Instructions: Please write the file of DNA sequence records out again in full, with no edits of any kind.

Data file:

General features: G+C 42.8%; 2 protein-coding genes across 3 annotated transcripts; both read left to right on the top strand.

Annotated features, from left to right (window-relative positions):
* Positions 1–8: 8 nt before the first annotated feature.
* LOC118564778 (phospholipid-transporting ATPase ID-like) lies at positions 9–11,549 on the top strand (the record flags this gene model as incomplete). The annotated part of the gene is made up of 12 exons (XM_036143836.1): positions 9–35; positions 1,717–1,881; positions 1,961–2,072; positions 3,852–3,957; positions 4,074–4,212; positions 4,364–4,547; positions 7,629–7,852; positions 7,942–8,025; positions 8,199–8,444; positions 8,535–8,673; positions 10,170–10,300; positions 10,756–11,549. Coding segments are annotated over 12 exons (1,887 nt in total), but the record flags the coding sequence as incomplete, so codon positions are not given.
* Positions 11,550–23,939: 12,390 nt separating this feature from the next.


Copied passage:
General features: G+C 42.8%; 2 protein-coding genes across 3 annotated transcripts; both read left to right on the top strand.

Annotated features, from left to right (window-relative positions):
* Positions 1–8: 8 nt before the first annotated feature.
* LOC118564778 (phospholipid-transporting ATPase ID-like) lies at positions 9–11,549 on the top strand (the record flags this gene model as incomplete). The annotated part of the gene is made up of 12 exons (XM_036143836.1): positions 9–35; positions 1,717–1,881; positions 1,961–2,072; positions 3,852–3,957; positions 4,074–4,212; positions 4,364–4,547; positions 7,629–7,852; positions 7,942–8,025; positions 8,199–8,444; positions 8,535–8,673; positions 10,170–10,300; positions 10,756–11,549. Coding segments are annotated over 12 exons (1,887 nt in total), but the record flags the coding sequence as incomplete, so codon positions are not given.
* Positions 11,550–23,939: 12,390 nt separating this feature from the next.